But to burden this day—a Wednesday, maybe, it’s getting hard to keep track—with being the Most Perfect Day of My Life, well, that doesn’t leave a whole lot of room for improvement. I suppose that’s partly because I’ve never been a guy who thinks much about his future, and partly because there’s a good chance I might get killed pretty soon. Let’s just call it Jake Stephens’s Awesome Day, The Best So Far, With Strong Potential To Be The Best Ever, Or Definitely In The Top Five Because You Never Know. Jake Day, for short.

  Jake Day starts in a grain silo.

  Oh, also, I should point out that just because Jake Day begins with sex, it’s not all about sex. Jake Day is about feeling just a little closer to normal in that lull period between horrible things happening. Everyone should have a Jake Day. I think part of having a really amazing day, like Jake Day, is being able to take a breath and actually realize how good things are in the moment. Jake Day is all about that feeling of rightness with the world. If someone told me to go to my happy place—if I were, for instance, being tortured by a zombie warlord—it’s to Jake Day that I would retreat.

  Jake Day is about feelings and stuff.

  Feelings improved by the availability of sex, sure, but still. I’m talking about a higher state of emotional contentment here. And sex.

  I’d been trudging along carrying both Amanda (did I mention she’s my girlfriend?) and Cass (who was still passed out from the omega-level psychic bitchslap she’d delivered to Amanda), for what felt like hours—it was only forty-five minutes, but whatever—and the grain silo was the first structure with walls I’d come across. Also, when I say that I carried both girls, what I mean is that I’d carry Amanda a few yards, set her down, drag Cass a few yards, set her down, etc. At one point I might have tried tying them together with my shoelaces and pulling them through the fields like that, but apparently I’m not very good with knots and my feet kept slipping out of my sneakers.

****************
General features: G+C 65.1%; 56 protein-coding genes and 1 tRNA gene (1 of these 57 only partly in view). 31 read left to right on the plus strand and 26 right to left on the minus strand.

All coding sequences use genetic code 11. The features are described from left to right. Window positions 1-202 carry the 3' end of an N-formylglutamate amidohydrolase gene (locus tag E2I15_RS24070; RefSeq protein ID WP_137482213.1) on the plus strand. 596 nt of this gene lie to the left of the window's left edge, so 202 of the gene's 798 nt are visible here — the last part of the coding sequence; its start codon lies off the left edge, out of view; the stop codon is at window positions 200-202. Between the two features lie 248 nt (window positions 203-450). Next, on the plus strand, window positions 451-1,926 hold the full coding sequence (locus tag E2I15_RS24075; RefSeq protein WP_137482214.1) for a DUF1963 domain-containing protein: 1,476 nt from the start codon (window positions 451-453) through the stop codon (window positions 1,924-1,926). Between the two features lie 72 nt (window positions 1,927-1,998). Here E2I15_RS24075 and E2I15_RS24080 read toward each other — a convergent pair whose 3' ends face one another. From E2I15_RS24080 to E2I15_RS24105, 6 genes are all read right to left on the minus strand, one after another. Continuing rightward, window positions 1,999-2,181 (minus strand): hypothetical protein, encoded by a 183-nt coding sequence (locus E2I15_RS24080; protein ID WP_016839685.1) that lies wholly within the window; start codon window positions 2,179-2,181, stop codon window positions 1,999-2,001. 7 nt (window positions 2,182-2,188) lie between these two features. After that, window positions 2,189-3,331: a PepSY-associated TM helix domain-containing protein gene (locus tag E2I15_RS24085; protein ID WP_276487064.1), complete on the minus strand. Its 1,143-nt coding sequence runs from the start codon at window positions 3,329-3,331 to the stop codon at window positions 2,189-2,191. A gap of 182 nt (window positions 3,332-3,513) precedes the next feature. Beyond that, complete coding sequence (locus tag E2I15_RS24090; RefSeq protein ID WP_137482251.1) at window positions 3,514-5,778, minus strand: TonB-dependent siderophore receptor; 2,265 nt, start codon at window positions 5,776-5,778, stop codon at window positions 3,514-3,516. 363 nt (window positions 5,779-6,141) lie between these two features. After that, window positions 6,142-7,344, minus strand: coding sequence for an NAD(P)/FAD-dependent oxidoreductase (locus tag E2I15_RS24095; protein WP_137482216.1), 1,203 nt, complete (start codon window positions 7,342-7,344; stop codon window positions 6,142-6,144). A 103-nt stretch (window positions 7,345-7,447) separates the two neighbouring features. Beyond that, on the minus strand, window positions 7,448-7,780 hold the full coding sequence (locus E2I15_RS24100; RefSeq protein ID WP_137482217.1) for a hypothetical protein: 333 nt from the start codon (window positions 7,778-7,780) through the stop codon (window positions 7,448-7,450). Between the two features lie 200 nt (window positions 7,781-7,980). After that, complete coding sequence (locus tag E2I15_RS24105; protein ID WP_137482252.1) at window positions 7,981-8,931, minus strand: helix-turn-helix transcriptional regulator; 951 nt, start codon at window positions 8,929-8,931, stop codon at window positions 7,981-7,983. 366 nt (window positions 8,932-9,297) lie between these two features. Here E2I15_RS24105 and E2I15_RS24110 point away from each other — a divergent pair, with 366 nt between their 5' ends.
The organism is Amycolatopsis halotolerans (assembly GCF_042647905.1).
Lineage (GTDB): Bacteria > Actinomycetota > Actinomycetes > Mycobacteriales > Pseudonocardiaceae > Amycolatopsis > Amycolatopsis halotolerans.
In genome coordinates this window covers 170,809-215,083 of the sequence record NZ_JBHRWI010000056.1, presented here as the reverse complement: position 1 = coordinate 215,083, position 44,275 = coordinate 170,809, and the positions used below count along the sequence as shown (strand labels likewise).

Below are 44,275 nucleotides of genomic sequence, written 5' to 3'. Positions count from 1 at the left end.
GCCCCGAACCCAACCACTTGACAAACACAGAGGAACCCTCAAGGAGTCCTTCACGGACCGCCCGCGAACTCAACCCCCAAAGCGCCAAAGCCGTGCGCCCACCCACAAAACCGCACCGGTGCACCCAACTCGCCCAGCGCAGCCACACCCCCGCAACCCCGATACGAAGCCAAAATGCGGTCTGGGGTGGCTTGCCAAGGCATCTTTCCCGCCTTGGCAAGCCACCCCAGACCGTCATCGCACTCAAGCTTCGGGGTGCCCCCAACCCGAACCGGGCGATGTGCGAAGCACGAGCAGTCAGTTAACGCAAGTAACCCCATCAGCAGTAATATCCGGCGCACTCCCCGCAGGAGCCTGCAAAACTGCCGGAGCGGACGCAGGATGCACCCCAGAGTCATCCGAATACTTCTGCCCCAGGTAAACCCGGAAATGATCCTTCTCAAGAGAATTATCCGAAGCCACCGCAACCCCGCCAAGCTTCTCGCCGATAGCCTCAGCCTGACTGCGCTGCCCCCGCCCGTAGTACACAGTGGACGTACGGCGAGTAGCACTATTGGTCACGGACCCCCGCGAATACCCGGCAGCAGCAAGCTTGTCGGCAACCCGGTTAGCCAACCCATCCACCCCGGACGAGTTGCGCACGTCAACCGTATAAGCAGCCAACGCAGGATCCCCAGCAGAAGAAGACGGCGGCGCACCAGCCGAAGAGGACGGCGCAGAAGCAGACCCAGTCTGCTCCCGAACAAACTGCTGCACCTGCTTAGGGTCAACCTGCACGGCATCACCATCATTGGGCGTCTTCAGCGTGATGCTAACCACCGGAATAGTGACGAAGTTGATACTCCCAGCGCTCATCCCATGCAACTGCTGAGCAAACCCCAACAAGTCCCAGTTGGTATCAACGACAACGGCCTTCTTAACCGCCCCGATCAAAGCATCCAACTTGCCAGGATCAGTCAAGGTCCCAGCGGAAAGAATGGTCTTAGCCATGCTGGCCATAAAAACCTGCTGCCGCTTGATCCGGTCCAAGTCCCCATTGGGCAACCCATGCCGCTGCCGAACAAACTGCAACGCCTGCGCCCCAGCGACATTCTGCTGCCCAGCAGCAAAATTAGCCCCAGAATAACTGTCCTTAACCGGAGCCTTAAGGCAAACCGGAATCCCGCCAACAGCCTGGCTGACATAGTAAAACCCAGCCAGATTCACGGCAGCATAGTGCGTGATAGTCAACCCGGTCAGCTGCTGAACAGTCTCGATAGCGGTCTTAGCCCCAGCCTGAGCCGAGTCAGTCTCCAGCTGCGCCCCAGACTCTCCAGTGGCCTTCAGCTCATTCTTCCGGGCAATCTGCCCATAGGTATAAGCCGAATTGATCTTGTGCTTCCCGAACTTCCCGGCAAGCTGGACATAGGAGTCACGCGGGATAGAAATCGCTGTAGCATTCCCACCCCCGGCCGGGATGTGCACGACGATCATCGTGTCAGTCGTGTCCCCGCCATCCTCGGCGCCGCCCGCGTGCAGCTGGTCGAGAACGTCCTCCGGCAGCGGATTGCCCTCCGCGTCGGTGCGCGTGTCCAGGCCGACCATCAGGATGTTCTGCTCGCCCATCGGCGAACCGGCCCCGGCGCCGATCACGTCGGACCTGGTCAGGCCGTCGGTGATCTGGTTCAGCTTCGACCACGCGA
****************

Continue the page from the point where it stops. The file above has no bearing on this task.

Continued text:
The silo wasn’t locked. I shoved Amanda’s limp body inside. Then I propped Cass in a sitting position next to the door.

  “You’ll be our lookout, okay?” I said, my voice sounding extra loud at night in all that empty farmland.

  Her head lolled to the side.

  Kind of a dick move, I guess. She could’ve been eaten by coyotes and I would’ve felt bad about that. But I figured that if anyone came looking to do silo stuff (what do people do in silos, anyway?), them panicking over Cass’s lifeless-looking body would give me some warning. I also worried that Amanda might wake up hungry, and wanted to keep some distance between the two girls.

  “We’ll be right inside,” I told Cass, even though she was knocked out.

  Before I’d been expelled (I assume) from Ronald Reagan High School for eating my classmates, my buddy Adam had tried convincing me to join the Agriculture Club. You’d visit a farm and milk cows for a gym credit. I didn’t sign up because I didn’t believe the New Jersey school system had the right to free labor from students, forcing us to pick cabbage for The Man, and also because I’m lazy. My buddy Adam did sign up, though, as part of some scheme to start growing his own pot in a shadowy patch of earth behind an abandoned barn. I think that was bullshit and he was just overcompensating for preferring horseback riding to rope climbing, but I ate him before the first harvest came in, so I’ll never know for sure.